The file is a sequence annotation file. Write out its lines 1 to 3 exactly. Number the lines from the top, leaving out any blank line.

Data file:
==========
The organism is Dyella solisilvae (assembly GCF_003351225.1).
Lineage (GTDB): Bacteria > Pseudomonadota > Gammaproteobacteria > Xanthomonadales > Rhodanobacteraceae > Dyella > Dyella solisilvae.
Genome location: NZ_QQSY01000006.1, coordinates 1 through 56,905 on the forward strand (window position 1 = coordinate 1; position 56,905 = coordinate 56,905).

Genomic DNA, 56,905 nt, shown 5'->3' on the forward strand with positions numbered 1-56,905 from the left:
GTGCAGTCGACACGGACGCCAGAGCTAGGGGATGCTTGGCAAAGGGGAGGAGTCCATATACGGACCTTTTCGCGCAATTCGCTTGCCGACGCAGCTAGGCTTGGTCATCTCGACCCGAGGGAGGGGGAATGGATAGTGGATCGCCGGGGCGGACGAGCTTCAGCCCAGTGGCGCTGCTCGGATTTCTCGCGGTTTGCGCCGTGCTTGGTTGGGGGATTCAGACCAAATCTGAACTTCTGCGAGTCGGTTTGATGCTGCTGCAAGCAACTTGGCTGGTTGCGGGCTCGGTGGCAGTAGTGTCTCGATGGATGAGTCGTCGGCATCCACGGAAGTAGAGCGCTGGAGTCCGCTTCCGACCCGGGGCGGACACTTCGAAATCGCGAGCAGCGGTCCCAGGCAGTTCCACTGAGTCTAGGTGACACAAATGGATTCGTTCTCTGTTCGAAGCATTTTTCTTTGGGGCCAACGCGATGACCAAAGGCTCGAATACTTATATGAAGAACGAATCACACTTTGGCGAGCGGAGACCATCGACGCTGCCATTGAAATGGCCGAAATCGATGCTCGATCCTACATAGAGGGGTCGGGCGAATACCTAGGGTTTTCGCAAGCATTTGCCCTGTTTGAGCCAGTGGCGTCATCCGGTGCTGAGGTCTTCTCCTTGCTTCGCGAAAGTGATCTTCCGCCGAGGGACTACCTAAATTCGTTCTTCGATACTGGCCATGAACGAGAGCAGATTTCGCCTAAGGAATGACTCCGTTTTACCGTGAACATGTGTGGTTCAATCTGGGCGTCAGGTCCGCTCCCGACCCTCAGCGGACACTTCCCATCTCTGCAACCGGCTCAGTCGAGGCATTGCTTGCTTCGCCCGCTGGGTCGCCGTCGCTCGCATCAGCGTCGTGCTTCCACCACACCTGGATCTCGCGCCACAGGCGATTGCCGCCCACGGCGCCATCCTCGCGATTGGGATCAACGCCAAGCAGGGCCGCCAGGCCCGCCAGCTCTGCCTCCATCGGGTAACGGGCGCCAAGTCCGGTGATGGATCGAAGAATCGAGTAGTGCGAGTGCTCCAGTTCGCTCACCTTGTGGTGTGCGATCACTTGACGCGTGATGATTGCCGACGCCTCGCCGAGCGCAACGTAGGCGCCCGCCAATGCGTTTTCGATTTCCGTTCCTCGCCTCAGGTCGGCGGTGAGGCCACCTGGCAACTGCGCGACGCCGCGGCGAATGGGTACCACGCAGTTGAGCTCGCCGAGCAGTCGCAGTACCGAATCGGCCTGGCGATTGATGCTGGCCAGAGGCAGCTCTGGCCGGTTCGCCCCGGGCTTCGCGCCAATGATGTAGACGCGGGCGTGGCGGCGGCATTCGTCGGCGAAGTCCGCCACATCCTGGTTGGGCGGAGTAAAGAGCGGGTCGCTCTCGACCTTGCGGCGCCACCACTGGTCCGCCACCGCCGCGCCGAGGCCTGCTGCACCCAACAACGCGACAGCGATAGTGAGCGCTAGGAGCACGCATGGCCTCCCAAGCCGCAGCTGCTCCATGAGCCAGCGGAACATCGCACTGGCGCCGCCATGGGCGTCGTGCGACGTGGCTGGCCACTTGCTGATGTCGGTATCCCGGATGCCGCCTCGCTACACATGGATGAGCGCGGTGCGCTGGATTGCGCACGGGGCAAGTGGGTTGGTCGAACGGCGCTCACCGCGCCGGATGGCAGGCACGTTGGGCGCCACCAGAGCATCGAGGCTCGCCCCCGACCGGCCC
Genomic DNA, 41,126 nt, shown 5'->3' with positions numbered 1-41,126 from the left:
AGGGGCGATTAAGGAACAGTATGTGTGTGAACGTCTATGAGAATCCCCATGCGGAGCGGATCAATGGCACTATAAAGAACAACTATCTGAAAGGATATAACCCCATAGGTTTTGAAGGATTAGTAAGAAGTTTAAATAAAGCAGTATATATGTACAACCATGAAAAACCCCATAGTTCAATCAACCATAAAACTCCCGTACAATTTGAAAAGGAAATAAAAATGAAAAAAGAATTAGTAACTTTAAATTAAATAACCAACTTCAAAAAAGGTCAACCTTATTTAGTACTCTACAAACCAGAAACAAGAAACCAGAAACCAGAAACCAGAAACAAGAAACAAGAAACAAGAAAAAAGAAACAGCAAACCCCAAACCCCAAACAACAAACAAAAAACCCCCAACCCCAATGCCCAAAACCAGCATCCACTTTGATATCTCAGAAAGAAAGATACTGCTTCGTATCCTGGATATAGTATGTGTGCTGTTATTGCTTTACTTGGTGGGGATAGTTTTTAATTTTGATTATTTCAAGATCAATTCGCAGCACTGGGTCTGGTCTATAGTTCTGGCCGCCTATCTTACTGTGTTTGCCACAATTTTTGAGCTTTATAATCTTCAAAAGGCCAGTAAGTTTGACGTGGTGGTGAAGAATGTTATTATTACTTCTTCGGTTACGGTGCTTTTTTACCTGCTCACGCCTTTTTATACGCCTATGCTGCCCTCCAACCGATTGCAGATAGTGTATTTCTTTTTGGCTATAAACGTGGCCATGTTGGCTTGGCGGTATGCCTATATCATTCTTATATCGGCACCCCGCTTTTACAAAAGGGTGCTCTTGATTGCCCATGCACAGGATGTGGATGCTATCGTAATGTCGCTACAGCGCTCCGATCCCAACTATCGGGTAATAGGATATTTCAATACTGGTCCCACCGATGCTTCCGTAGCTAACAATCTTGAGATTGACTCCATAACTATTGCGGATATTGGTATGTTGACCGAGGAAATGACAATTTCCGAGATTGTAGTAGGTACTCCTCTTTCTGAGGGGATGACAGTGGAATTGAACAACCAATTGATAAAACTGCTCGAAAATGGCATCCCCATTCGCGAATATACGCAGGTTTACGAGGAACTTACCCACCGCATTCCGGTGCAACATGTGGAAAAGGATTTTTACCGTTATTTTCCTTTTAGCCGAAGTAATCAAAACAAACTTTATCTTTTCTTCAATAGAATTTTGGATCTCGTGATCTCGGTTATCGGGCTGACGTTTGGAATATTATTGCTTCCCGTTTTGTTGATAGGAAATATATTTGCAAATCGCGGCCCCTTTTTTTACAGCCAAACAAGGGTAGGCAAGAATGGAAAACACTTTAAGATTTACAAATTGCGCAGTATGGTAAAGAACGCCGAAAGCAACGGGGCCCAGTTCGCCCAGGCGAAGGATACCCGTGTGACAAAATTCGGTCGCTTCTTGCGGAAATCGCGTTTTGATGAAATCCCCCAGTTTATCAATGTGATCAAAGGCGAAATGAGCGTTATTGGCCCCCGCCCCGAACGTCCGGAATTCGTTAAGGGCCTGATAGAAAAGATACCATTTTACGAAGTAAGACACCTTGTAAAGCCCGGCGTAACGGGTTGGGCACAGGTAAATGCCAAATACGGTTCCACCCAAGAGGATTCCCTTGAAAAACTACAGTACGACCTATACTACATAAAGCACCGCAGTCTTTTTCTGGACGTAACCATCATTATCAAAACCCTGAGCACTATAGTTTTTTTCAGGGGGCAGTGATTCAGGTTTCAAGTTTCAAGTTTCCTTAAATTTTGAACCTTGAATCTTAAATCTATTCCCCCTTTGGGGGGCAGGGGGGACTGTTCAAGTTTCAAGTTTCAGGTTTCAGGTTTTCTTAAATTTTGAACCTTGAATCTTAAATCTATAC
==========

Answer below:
The organism is Dyella solisilvae (assembly GCF_003351225.1).
Lineage (GTDB): Bacteria > Pseudomonadota > Gammaproteobacteria > Xanthomonadales > Rhodanobacteraceae > Dyella > Dyella solisilvae.
Genome location: NZ_QQSY01000006.1, coordinates 1 through 56,905 on the forward strand (window position 1 = coordinate 1; position 56,905 = coordinate 56,905).